IT success is achieved by excelling in five areas: running the production systems (operational excellence); delivering new functionality (solution delivery excellence); having an engaged workforce (organizational excellence); keeping costs in line (financial excellence); and exploiting the capabilities of new technology (transformational excellence). For more details on this concept, read my three-part series on transforming technology organizations.
Metrics can play an important role in achieving excellence as they force the organization to pay attention to their performance and prompt management to make adjustments when goals are not being achieved.
Online application performance. The average time it takes to render a screen or page. It is also important to measure the variability of performance (discussed further in the supplemental operational metrics section).
Online application availability. The percentage of time the application is functioning properly. This can be difficult to define. If the application is available for some users but not all, is it “available?” What if most functions are working but a minor function is not? To address this problem, I like to define the primary functions an application performs. Then, if any of these functions are unavailable, the application is considered down even if most of the application is usable. Also, if the application is primarily used during business hours, I like to have separate metrics for that time versus other times. So, the metrics might be: primary functions during business hours; all functions during business hours; primary functions 24×7; and all functions 24×7.
Batch SLAs met. The percentage of key batch jobs that finish on time.
Production incidents. The number of production problems by severity.
Supplemental operational metrics. Other metrics that might be used to enhance operational effectiveness include the number of unscheduled changes to the production systems, the throughput of batch processes, complexity scores for major applications (indicating how difficult they are to maintain), architectural integrity (the percent of applications on preferred technologies, another indication of how difficult applications are to maintain) and the variability of online application performance.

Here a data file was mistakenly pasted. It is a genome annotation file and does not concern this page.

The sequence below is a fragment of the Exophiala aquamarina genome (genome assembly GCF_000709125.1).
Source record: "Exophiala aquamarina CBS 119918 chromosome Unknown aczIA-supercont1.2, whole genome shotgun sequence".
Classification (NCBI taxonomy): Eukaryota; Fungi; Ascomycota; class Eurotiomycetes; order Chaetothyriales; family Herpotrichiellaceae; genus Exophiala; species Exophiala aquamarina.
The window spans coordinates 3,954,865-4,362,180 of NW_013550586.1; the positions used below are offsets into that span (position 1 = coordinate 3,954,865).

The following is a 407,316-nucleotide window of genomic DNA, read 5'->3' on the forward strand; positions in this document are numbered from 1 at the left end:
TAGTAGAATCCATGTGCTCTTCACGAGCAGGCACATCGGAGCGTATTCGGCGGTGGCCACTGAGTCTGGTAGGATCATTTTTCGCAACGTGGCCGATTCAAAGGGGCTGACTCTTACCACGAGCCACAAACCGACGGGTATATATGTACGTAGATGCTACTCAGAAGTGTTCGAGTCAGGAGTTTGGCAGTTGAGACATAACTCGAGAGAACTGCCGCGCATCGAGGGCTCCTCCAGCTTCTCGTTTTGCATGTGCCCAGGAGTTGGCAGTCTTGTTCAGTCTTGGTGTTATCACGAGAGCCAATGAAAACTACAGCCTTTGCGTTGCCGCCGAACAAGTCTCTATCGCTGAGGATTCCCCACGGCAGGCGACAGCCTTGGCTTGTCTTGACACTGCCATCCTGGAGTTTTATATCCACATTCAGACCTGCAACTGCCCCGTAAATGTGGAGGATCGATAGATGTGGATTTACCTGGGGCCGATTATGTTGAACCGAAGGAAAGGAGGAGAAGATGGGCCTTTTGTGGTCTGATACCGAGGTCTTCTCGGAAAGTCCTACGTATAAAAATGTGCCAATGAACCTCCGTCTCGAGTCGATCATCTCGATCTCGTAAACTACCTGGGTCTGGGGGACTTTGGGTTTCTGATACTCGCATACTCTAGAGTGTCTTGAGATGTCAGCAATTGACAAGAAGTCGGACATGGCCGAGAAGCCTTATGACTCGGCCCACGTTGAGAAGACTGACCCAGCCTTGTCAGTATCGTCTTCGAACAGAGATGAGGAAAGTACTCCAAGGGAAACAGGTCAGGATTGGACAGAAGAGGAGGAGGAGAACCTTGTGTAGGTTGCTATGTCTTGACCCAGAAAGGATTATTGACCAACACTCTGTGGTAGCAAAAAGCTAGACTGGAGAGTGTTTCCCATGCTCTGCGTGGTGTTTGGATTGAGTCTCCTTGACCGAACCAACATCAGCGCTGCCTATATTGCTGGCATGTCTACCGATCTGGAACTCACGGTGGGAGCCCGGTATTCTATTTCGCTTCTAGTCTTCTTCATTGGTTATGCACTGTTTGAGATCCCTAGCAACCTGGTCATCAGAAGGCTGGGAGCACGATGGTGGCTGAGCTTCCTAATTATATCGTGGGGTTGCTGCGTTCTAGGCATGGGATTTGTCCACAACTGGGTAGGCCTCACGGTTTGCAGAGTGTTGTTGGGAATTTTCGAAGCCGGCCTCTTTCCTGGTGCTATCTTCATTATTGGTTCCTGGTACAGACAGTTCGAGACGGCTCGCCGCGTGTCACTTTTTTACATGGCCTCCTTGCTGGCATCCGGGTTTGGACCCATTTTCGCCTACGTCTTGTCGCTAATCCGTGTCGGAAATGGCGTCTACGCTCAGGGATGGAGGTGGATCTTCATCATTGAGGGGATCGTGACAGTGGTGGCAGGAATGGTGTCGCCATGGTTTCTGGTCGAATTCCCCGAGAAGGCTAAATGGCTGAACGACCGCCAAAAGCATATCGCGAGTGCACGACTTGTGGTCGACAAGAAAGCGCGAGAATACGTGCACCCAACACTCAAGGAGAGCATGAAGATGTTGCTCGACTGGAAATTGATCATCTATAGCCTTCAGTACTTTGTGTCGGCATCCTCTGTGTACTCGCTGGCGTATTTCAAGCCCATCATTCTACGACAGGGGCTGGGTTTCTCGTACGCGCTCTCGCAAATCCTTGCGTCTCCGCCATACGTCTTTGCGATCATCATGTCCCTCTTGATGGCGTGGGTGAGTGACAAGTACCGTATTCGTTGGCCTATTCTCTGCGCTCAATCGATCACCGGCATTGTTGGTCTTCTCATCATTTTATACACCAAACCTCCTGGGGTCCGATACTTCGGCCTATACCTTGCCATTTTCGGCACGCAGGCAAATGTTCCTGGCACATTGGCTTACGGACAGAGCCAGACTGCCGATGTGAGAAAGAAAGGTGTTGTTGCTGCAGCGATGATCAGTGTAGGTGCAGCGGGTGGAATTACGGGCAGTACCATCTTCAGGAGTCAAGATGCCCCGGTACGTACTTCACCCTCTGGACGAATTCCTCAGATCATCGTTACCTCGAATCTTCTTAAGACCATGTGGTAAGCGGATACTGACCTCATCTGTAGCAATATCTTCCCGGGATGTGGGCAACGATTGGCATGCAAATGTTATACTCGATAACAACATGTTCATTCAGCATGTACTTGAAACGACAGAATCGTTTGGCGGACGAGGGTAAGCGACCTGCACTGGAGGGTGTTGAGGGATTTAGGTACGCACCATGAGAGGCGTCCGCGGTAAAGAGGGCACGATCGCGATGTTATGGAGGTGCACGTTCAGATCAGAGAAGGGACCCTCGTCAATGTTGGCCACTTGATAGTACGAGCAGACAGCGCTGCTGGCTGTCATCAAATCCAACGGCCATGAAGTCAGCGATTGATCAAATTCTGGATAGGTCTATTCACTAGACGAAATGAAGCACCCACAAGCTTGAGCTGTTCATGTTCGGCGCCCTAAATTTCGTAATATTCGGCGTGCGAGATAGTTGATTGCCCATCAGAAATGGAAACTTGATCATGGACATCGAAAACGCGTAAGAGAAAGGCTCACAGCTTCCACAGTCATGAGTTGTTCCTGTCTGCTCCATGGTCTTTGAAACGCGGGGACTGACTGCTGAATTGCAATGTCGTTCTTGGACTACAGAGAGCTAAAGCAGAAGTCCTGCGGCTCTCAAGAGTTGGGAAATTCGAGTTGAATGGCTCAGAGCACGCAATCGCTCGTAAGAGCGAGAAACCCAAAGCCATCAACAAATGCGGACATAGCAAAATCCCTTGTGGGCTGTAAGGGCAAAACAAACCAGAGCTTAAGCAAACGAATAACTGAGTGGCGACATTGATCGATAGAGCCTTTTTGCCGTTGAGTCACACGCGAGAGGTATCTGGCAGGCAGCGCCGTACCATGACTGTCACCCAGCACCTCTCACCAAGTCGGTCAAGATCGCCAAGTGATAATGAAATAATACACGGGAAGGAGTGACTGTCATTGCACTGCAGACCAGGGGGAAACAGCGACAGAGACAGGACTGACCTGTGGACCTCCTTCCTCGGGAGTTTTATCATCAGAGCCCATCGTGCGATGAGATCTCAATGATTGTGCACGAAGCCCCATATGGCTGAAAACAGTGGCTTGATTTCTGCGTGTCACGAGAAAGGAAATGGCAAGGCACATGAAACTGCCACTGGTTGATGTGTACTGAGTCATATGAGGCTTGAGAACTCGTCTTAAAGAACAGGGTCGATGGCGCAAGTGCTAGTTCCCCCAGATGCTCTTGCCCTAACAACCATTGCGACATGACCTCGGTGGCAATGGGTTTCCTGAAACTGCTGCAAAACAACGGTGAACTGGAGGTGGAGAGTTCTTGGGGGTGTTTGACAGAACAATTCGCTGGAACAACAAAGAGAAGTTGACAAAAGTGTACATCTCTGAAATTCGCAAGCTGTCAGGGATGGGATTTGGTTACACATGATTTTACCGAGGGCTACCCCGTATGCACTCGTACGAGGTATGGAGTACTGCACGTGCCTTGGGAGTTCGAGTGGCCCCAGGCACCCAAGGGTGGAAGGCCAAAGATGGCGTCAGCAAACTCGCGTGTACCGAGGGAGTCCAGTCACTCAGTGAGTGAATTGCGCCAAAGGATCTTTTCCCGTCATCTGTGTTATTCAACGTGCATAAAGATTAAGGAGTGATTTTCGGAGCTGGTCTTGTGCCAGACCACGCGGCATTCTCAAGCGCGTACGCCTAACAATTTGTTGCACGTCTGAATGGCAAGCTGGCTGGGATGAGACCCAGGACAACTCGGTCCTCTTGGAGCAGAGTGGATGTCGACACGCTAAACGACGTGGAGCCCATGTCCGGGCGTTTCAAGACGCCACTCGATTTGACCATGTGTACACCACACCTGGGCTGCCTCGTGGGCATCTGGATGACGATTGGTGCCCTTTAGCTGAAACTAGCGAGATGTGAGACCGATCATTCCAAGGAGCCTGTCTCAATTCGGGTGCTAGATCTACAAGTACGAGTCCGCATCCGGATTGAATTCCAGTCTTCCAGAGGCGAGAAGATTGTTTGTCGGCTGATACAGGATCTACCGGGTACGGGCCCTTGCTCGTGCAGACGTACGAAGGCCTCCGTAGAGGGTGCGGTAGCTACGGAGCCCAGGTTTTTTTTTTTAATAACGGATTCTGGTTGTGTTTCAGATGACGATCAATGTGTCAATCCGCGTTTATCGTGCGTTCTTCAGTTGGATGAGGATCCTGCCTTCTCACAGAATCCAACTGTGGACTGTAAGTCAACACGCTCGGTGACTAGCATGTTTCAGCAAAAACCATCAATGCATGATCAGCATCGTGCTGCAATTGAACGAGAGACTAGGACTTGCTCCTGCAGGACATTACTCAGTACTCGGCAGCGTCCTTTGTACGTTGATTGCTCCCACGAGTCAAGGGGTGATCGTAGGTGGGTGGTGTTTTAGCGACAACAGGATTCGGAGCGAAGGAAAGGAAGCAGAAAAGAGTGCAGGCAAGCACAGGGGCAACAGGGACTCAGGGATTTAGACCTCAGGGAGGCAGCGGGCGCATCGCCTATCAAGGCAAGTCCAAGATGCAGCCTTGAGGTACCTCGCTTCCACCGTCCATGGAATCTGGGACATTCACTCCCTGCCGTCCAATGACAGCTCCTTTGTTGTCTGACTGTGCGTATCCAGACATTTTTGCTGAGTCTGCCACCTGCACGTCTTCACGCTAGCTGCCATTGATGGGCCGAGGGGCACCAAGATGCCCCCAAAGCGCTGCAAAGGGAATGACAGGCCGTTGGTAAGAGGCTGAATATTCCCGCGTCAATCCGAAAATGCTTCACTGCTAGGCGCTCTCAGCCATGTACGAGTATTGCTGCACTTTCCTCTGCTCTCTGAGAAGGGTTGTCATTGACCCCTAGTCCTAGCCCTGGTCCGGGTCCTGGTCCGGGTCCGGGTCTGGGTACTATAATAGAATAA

This last item requires a quick but important note. Business users can get quite frustrated when online production issues are simply defined as “we are experiencing slowdowns.” One technique to solve this problem is to set a target for each screen or page in the application with the target defined as the time 90 percent of the screen or page occurrences will render. Then, actual performance can be compared to this goal and the percentage of time the goal is hit provides a good indicator of the customer service level (CSL).
With this technique, both the business and technology know how the application is doing when the CSL number is reported. If an application’s CSL is 90 percent, the application is running exactly as expected whereas a CSL of 85 percent or 50 percent describe different degrees of not achieving expected results.
Project satisfaction. The average score from post project surveys completed by business partners. After each project, it is important to solicit feedback from the business. The survey should contain one summary question for the project satisfaction metric (e.g., what is your overall satisfaction with this project on a scale of one to five?), a few more specific questions and an area for written comments. The survey should also be completed by the technology group to gain further insights on the areas that could be improved moving forward, but these scores are not included in the metric as they tend to be biased on the high side.
Project delivery. The percentage of projects delivered on time. “On time” is another tricky concept. For projects using the waterfall methodology, the projected delivery date can vary greatly once the team engages in the design process. I have found it useful to make sure business partners know that the delivery date is not set until design is done and therefore, this metric uses that date for a target. For Agile projects, this metric is not relevant as the delivery date is almost always met by adjusting scope.
Project cost. The percentage of projects delivered within the cost estimate. For this metric, I also use the post design cost estimate for the same reasons noted in the previous section. Again, Agile projects are less likely to benefit from this metric.
Defect containment. The percentage of defects contained to the test environments. It is well known that defects are much more expensive to fix in production. This metric counts the defects corrected during the development process and compares this count to any defects found in the first 30 days of production. While 30 days may seem like a short period, I have tried using the first 90 days of production for this, but the wait to determine the metric was more problematic than the additional information provided by the longer timeframe.